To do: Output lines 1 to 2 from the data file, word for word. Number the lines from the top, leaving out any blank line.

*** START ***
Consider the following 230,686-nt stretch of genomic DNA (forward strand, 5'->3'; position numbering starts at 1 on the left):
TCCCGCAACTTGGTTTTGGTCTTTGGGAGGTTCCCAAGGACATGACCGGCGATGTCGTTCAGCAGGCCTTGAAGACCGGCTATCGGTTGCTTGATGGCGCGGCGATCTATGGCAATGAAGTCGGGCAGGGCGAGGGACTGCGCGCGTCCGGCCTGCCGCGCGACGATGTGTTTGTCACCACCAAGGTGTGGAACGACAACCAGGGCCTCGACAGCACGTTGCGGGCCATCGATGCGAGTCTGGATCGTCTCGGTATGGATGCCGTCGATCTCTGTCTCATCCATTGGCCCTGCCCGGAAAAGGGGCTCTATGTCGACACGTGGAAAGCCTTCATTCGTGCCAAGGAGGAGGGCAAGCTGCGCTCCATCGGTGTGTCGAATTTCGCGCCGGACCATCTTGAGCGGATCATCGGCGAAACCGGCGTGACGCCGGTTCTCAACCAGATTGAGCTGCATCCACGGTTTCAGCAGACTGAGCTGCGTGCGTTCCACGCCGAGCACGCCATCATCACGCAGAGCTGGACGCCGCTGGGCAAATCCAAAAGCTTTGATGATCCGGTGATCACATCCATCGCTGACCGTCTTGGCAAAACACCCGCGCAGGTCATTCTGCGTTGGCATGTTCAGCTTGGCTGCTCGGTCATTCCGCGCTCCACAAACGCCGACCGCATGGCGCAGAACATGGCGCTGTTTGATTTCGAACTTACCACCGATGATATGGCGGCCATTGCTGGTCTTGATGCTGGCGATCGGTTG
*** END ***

Consider the following 230,686-nt stretch of genomic DNA (forward strand, 5'->3'; position numbering starts at 1 on the left):
TCCCGCAACTTGGTTTTGGTCTTTGGGAGGTTCCCAAGGACATGACCGGCGATGTCGTTCAGCAGGCCTTGAAGACCGGCTATCGGTTGCTTGATGGCGCGGCGATCTATGGCAATGAAGTCGGGCAGGGCGAGGGACTGCGCGCGTCCGGCCTGCCGCGCGACGATGTGTTTGTCACCACCAAGGTGTGGAACGACAACCAGGGCCTCGACAGCACGTTGCGGGCCATCGATGCGAGTCTGGATCGTCTCGGTATGGATGCCGTCGATCTCTGTCTCATCCATTGGCCCTGCCCGGAAAAGGGGCTCTATGTCGACACGTGGAAAGCCTTCATTCGTGCCAAGGAGGAGGGCAAGCTGCGCTCCATCGGTGTGTCGAATTTCGCGCCGGACCATCTTGAGCGGATCATCGGCGAAACCGGCGTGACGCCGGTTCTCAACCAGATTGAGCTGCATCCACGGTTTCAGCAGACTGAGCTGCGTGCGTTCCACGCCGAGCACGCCATCATCACGCAGAGCTGGACGCCGCTGGGCAAATCCAAAAGCTTTGATGATCCGGTGATCACATCCATCGCTGACCGTCTTGGCAAAACACCCGCGCAGGTCATTCTGCGTTGGCATGTTCAGCTTGGCTGCTCGGTCATTCCGCGCTCCACAAACGCCGACCGCATGGCGCAGAACATGGCGCTGTTTGATTTCGAACTTACCACCGATGATATGGCGGCCATTGCTGGTCTTGATGCTGGCGATCGGTTG